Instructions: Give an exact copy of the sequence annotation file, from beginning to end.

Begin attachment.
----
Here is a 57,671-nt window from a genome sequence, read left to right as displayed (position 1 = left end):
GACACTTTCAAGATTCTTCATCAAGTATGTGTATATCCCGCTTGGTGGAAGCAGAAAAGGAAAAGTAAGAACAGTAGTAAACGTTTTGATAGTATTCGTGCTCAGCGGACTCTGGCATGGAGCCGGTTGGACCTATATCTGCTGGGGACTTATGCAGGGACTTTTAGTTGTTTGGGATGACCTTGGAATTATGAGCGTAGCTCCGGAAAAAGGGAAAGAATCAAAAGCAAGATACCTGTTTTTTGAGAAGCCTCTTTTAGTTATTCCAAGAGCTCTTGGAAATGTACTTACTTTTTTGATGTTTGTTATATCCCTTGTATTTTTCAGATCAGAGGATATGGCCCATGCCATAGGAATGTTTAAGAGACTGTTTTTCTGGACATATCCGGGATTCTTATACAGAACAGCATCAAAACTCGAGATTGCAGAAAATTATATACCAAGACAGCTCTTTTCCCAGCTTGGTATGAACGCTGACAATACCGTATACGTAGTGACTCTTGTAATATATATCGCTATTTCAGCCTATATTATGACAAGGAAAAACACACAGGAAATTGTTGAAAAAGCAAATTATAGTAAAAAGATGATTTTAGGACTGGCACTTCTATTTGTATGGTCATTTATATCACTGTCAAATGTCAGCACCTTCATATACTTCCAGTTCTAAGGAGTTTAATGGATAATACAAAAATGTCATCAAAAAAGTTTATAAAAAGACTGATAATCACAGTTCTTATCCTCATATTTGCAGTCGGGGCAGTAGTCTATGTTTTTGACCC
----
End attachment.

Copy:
Here is a 57,671-nt window from a genome sequence, read left to right as displayed (position 1 = left end):
GACACTTTCAAGATTCTTCATCAAGTATGTGTATATCCCGCTTGGTGGAAGCAGAAAAGGAAAAGTAAGAACAGTAGTAAACGTTTTGATAGTATTCGTGCTCAGCGGACTCTGGCATGGAGCCGGTTGGACCTATATCTGCTGGGGACTTATGCAGGGACTTTTAGTTGTTTGGGATGACCTTGGAATTATGAGCGTAGCTCCGGAAAAAGGGAAAGAATCAAAAGCAAGATACCTGTTTTTTGAGAAGCCTCTTTTAGTTATTCCAAGAGCTCTTGGAAATGTACTTACTTTTTTGATGTTTGTTATATCCCTTGTATTTTTCAGATCAGAGGATATGGCCCATGCCATAGGAATGTTTAAGAGACTGTTTTTCTGGACATATCCGGGATTCTTATACAGAACAGCATCAAAACTCGAGATTGCAGAAAATTATATACCAAGACAGCTCTTTTCCCAGCTTGGTATGAACGCTGACAATACCGTATACGTAGTGACTCTTGTAATATATATCGCTATTTCAGCCTATATTATGACAAGGAAAAACACACAGGAAATTGTTGAAAAAGCAAATTATAGTAAAAAGATGATTTTAGGACTGGCACTTCTATTTGTATGGTCATTTATATCACTGTCAAATGTCAGCACCTTCATATACTTCCAGTTCTAAGGAGTTTAATGGATAATACAAAAATGTCATCAAAAAAGTTTATAAAAAGACTGATAATCACAGTTCTTATCCTCATATTTGCAGTCGGGGCAGTAGTCTATGTTTTTGACCC